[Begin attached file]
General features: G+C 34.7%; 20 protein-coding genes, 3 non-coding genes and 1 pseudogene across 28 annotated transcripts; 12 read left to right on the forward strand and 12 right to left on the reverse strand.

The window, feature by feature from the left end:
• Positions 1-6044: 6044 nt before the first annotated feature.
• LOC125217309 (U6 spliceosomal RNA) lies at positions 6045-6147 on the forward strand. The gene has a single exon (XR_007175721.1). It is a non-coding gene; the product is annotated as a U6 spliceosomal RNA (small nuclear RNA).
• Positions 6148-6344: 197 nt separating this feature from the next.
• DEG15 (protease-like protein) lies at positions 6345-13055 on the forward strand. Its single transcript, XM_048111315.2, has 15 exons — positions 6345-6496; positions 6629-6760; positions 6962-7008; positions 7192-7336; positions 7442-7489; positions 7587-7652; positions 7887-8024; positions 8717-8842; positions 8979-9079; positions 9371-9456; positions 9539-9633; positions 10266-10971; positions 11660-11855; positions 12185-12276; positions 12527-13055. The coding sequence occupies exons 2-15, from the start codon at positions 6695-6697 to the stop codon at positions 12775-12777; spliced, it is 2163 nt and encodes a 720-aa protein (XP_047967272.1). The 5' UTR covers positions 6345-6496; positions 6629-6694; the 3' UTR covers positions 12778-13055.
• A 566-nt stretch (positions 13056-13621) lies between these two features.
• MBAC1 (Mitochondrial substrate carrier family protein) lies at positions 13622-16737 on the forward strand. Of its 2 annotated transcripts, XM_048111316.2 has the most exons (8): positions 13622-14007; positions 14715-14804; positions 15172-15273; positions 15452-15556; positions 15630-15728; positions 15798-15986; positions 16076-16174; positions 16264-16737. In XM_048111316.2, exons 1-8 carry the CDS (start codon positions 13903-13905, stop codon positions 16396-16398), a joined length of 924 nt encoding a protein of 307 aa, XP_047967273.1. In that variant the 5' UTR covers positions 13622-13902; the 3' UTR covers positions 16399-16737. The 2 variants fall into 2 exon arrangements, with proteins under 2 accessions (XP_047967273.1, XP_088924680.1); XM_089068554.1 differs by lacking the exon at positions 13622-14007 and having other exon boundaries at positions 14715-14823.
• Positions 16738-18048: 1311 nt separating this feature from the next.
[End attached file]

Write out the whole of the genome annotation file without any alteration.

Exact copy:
General features: G+C 34.7%; 20 protein-coding genes, 3 non-coding genes and 1 pseudogene across 28 annotated transcripts; 12 read left to right on the forward strand and 12 right to left on the reverse strand.

The window, feature by feature from the left end:
• Positions 1-6044: 6044 nt before the first annotated feature.
• LOC125217309 (U6 spliceosomal RNA) lies at positions 6045-6147 on the forward strand. The gene has a single exon (XR_007175721.1). It is a non-coding gene; the product is annotated as a U6 spliceosomal RNA (small nuclear RNA).
• Positions 6148-6344: 197 nt separating this feature from the next.
• DEG15 (protease-like protein) lies at positions 6345-13055 on the forward strand. Its single transcript, XM_048111315.2, has 15 exons — positions 6345-6496; positions 6629-6760; positions 6962-7008; positions 7192-7336; positions 7442-7489; positions 7587-7652; positions 7887-8024; positions 8717-8842; positions 8979-9079; positions 9371-9456; positions 9539-9633; positions 10266-10971; positions 11660-11855; positions 12185-12276; positions 12527-13055. The coding sequence occupies exons 2-15, from the start codon at positions 6695-6697 to the stop codon at positions 12775-12777; spliced, it is 2163 nt and encodes a 720-aa protein (XP_047967272.1). The 5' UTR covers positions 6345-6496; positions 6629-6694; the 3' UTR covers positions 12778-13055.
• A 566-nt stretch (positions 13056-13621) lies between these two features.
• MBAC1 (Mitochondrial substrate carrier family protein) lies at positions 13622-16737 on the forward strand. Of its 2 annotated transcripts, XM_048111316.2 has the most exons (8): positions 13622-14007; positions 14715-14804; positions 15172-15273; positions 15452-15556; positions 15630-15728; positions 15798-15986; positions 16076-16174; positions 16264-16737. In XM_048111316.2, exons 1-8 carry the CDS (start codon positions 13903-13905, stop codon positions 16396-16398), a joined length of 924 nt encoding a protein of 307 aa, XP_047967273.1. In that variant the 5' UTR covers positions 13622-13902; the 3' UTR covers positions 16399-16737. The 2 variants fall into 2 exon arrangements, with proteins under 2 accessions (XP_047967273.1, XP_088924680.1); XM_089068554.1 differs by lacking the exon at positions 13622-14007 and having other exon boundaries at positions 14715-14823.
• Positions 16738-18048: 1311 nt separating this feature from the next.